Netflix has reportedly accelerated the timeline of a much-anticipated change the company had previously resisted — a lower-priced, ad-supported tier for customers.
Netflix executives circulated an internal note saying the offering would be available in the last three months of 2022, according to reports in The New York Times and CNBC on Tuesday.
“It’s fast and ambitious and it will require some trade-offs,” the note reads, according to the Times. The note says every major streaming competitor, apart from Apple, already has or is working on a similar ad-supported service.
The note also said the company would begin cracking down on password sharing about the same time it launches the lower-priced tier.
Netflix didn’t immediately reply to HuffPost’s questions about the reports.
Netflix signaled both changes in its first-quarter earnings call last month, when it announced the first subscriber loss in a decade.
The company shed 200,000 subscribers between January and March, and projected it would lose an additional 2 million subscribers in the second quarter. Executives attributed the loss in part to the suspension of service in Russia in response to Vladimir Putin’s war in Ukraine. They also noted the huge number of people who share passwords.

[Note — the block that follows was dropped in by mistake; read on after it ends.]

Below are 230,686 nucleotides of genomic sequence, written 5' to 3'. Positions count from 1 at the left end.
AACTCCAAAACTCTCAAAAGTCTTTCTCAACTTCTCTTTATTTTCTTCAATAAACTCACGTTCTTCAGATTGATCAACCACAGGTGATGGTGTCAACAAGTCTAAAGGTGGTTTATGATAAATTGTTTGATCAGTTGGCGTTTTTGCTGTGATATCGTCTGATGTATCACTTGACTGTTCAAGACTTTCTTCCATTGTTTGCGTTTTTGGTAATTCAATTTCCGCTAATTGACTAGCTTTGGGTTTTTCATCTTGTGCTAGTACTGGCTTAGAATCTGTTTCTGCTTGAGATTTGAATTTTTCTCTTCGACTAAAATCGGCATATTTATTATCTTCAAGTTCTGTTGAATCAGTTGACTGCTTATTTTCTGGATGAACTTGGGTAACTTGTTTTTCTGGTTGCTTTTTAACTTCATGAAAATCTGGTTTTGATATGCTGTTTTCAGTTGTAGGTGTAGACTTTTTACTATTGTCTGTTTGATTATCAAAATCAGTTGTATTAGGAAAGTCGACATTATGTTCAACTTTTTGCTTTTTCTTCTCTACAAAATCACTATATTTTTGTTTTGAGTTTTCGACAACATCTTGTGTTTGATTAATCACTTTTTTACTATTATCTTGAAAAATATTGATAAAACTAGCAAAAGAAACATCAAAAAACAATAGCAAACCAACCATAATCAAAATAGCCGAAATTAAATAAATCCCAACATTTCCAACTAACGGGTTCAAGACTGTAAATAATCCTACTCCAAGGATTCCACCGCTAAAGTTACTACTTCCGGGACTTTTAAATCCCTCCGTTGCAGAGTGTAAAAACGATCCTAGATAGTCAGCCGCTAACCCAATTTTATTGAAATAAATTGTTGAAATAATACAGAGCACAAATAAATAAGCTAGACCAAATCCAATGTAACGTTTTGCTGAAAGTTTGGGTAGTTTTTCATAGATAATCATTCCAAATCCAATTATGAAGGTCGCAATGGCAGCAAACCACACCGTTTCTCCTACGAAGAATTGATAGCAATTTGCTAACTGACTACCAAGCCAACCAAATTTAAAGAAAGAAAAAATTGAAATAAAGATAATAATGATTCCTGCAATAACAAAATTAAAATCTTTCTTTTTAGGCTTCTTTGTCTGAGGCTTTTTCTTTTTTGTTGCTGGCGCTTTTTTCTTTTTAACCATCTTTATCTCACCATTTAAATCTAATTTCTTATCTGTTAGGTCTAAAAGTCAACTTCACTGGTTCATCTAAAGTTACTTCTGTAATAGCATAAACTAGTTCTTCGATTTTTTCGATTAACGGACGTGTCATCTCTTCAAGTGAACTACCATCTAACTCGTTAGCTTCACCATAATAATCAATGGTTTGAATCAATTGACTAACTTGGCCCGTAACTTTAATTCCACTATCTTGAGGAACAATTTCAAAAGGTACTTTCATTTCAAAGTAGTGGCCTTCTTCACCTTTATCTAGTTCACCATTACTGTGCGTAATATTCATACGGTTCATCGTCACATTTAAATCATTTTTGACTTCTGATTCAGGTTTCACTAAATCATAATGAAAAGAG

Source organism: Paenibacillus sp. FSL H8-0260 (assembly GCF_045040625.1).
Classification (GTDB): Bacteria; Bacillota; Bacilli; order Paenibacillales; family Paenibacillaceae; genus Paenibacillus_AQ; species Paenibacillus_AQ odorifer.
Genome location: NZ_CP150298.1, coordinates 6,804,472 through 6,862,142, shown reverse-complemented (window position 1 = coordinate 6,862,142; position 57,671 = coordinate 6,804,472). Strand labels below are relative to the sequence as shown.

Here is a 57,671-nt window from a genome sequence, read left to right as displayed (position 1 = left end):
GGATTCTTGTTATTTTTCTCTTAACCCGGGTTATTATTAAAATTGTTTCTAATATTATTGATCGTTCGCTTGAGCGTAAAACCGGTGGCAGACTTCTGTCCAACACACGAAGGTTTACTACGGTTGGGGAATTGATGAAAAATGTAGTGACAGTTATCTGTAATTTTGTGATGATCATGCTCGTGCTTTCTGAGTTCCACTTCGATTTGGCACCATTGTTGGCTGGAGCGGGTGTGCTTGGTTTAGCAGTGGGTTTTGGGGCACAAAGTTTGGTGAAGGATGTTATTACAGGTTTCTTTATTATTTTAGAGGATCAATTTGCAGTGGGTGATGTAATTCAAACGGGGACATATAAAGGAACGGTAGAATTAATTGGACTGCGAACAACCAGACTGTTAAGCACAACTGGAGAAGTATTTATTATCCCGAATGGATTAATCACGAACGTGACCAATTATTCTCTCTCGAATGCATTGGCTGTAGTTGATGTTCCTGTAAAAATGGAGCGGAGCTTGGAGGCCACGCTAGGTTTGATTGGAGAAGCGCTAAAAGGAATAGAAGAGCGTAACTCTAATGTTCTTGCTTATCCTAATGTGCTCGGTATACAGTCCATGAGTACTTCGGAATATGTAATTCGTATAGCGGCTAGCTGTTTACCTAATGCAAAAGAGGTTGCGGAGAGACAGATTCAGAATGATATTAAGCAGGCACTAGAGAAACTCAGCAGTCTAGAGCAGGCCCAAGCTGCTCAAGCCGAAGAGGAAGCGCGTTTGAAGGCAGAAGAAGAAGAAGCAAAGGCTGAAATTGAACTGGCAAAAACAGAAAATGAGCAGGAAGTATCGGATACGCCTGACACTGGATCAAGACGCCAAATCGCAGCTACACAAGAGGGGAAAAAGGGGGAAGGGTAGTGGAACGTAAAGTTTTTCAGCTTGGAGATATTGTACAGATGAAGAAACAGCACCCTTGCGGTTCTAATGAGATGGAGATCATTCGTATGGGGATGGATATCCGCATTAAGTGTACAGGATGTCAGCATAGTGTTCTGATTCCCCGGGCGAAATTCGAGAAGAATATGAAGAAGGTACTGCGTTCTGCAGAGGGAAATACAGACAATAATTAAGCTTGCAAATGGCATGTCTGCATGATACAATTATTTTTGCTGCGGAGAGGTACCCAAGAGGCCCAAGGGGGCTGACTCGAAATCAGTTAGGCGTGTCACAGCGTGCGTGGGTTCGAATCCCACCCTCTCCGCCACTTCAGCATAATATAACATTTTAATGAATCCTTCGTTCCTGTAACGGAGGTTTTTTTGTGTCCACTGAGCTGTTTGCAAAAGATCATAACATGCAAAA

Co-CEO Reed Hastings had previously resisted adding advertising to the service, telling Variety in September 2020: “It’s basically what we think is the best capitalism, as opposed to a philosophical thing.”
But in discussing the company’s earnings last month, Hastings said Netflix would aim to offer the option “over the next year or two.”
“Those who have followed Netflix know that I’ve been against the complexity of advertising and a big fan of the simplicity of subscription,” Hastings said. “But as much I’m a fan of that, I’m a bigger fan of consumer choice.”
The company has been thinking about how to tackle password sharing for years, and had tested charging subscribers in Chile, Costa Rica and Peru to share their accounts with another household.
Hastings estimated around 100 million households worldwide were free-riding on Netflix.
“They love the service,” he said. “We just got to get paid at some degree for them.”